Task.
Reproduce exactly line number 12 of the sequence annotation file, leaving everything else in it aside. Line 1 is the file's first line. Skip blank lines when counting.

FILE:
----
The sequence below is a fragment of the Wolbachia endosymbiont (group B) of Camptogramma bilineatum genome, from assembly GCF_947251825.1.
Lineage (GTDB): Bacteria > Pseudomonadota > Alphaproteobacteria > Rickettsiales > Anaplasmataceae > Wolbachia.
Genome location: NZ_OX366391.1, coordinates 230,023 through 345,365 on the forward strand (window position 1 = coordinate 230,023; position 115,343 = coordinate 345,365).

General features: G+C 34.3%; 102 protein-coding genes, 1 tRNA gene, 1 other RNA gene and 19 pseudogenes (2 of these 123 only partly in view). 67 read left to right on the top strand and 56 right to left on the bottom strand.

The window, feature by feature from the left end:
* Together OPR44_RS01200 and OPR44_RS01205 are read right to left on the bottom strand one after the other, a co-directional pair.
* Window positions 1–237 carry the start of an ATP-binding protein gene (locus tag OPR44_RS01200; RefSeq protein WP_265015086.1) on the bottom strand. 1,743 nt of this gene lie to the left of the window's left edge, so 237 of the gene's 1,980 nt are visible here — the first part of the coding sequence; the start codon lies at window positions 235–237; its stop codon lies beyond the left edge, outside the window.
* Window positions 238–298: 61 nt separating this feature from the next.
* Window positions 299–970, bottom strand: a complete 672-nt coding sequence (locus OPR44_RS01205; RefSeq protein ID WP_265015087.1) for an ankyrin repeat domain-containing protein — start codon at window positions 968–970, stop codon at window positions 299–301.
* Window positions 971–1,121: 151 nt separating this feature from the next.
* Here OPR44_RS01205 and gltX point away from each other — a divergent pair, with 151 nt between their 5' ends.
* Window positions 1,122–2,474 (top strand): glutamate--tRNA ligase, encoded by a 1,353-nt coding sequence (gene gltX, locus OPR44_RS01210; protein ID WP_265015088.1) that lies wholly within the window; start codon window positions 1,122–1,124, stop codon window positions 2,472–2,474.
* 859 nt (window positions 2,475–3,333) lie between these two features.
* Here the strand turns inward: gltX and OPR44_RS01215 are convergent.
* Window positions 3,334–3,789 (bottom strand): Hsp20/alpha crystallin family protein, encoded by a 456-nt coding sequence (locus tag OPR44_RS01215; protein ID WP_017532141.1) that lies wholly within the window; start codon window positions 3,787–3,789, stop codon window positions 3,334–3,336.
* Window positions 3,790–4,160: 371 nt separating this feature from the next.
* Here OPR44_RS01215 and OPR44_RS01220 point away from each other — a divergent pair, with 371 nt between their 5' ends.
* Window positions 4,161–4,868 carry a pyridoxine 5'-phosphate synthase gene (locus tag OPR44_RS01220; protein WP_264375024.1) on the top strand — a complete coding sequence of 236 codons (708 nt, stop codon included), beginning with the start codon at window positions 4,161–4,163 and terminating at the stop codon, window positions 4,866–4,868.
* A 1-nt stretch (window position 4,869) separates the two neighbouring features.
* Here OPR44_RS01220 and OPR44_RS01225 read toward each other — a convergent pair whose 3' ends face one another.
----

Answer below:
* Window positions 1,122–2,474 (top strand): glutamate--tRNA ligase, encoded by a 1,353-nt coding sequence (gene gltX, locus OPR44_RS01210; protein ID WP_265015088.1) that lies wholly within the window; start codon window positions 1,122–1,124, stop codon window positions 2,472–2,474.